• It helps in reducing burdens on higher courts as it specifically deals with environmental cases that were decided by the civil courts earlier.
  • It settles cases with lesser expenses and is less formal and a faster way of settling cases is also followed by the tribunal.
  • It plays an important role in curbing damage to the environment.
  • The Chairperson and the other members are not eligible for reappointment so they can give judgments without any pressure.
  • It ensures whether the Environment Impact Assessment process is strictly observed

Issues with the Act

  • The act has limited the jurisdiction of tribunal to "substantial question of environment" i.e. situations where 'damage to public health is broadly measurable' or 'significant damage to environment' or relates to 'Point Source of Pollution'. The question related to environment can't left on discretion of an individual especially on subjective assessment whether environment damage is substantial or not.
  • NGT Jurisdiction is confined to where community at large is affected by specific form of activity such as pollution. It excludes individual or Group of individuals who deserves as much protection as to Community at Large.
  • The qualifications for a technical member are more favourable to bureaucrats (especially retired) and to irrelevant technocrats. The act considers higher degrees in Science, Technology and Administrative experience but no provision for ecologist, sociologist, environmentalist, civil society or NGO, etc.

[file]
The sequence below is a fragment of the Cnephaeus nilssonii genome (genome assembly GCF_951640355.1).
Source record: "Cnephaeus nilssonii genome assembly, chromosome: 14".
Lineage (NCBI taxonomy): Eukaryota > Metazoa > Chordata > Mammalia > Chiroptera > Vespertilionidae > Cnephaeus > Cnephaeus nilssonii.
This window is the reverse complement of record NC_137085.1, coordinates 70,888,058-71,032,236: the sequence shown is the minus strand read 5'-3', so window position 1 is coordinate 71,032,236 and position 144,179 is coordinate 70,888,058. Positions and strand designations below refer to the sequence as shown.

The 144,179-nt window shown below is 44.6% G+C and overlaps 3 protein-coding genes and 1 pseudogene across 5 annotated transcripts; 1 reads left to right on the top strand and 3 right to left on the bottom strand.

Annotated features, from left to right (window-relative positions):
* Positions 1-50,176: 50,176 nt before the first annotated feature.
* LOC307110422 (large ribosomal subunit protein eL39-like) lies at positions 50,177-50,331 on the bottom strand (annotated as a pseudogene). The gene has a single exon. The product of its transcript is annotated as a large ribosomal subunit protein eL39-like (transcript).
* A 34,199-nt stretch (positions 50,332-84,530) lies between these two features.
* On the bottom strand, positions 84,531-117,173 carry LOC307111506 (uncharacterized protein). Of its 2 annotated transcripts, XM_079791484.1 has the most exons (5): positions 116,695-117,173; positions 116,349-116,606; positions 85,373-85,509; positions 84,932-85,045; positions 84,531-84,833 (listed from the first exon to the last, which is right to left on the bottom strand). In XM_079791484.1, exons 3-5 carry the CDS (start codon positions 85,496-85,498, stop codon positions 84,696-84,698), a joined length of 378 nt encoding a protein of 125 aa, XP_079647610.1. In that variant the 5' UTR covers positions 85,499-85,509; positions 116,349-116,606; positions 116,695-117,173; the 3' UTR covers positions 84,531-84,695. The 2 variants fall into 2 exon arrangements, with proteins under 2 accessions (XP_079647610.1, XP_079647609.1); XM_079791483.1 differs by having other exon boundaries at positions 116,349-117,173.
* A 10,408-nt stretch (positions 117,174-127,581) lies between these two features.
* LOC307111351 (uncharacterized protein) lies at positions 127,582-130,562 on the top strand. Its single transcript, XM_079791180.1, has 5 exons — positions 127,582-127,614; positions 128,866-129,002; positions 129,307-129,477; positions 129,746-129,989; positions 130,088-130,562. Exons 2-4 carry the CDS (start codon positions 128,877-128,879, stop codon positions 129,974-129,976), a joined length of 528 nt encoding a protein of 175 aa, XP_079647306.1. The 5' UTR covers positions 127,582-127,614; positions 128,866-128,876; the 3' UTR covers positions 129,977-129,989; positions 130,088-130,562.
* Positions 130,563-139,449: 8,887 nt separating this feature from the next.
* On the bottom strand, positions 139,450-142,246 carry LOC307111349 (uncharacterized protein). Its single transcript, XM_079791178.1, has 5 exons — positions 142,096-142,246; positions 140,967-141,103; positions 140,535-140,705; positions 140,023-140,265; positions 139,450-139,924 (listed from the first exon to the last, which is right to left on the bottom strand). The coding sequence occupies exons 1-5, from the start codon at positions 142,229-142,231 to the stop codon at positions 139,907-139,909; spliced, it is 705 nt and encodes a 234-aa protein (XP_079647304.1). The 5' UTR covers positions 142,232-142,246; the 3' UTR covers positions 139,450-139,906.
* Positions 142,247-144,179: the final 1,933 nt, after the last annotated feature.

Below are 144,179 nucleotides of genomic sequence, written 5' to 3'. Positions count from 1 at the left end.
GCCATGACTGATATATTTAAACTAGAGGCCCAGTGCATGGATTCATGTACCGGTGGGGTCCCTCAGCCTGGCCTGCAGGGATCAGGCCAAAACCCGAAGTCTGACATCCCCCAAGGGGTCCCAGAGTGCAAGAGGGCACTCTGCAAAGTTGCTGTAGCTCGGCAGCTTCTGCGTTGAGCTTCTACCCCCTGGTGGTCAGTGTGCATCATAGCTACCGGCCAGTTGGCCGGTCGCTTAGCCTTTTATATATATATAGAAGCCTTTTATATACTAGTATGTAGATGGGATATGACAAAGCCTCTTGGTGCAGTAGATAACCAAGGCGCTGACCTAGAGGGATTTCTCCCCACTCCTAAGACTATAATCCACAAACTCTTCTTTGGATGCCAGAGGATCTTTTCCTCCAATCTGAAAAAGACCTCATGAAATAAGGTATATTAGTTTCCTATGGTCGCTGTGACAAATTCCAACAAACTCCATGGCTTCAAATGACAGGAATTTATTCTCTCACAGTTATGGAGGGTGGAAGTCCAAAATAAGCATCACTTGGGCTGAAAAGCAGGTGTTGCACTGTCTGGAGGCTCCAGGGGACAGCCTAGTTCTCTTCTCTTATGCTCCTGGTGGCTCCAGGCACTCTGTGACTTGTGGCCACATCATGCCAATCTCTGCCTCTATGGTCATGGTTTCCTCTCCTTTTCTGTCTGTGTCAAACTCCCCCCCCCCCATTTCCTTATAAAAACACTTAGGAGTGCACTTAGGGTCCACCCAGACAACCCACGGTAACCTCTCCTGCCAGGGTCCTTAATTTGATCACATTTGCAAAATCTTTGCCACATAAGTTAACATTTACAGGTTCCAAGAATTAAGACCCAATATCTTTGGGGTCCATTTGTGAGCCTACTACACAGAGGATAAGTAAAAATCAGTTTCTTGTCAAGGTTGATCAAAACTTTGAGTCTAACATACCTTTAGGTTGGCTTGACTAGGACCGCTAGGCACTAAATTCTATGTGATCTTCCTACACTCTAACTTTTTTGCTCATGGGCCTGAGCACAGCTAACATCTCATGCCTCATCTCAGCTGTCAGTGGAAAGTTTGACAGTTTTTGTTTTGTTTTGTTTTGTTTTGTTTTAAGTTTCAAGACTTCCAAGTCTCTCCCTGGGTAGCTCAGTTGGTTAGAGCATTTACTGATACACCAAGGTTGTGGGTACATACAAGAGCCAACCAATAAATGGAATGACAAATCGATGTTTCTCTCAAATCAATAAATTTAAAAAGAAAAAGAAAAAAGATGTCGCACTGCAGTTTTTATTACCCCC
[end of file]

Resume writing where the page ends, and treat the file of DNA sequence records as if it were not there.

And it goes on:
• The Act is silent on provision that who is liable to pay compensation or cost of damage to public health or environment. The MOEF state that it shall be notified in rules but this substantial concern shall be included in act only not on will of executive.
  • The Act doesn't provide jurisdiction to Tribunal over all laws related to environment such as Wildlife Protection Act (1972), Indian Forest Act 1927, Scheduled Tribes (Recognition of Forest Rights Act) 2005 and various other state legislations.

Other Implementation and functional issues

  • From the very beginning, the Government of India has not been enthusiastic to see NGT function as an effective body and the administrative support supplied by the Government has been poor. For example – there is absence of basic infrastructure facilities and human resources; the NGT has never got the minimum strength of ten judicial and ten expert members to address the increasing number of environmental litigations across the country etc.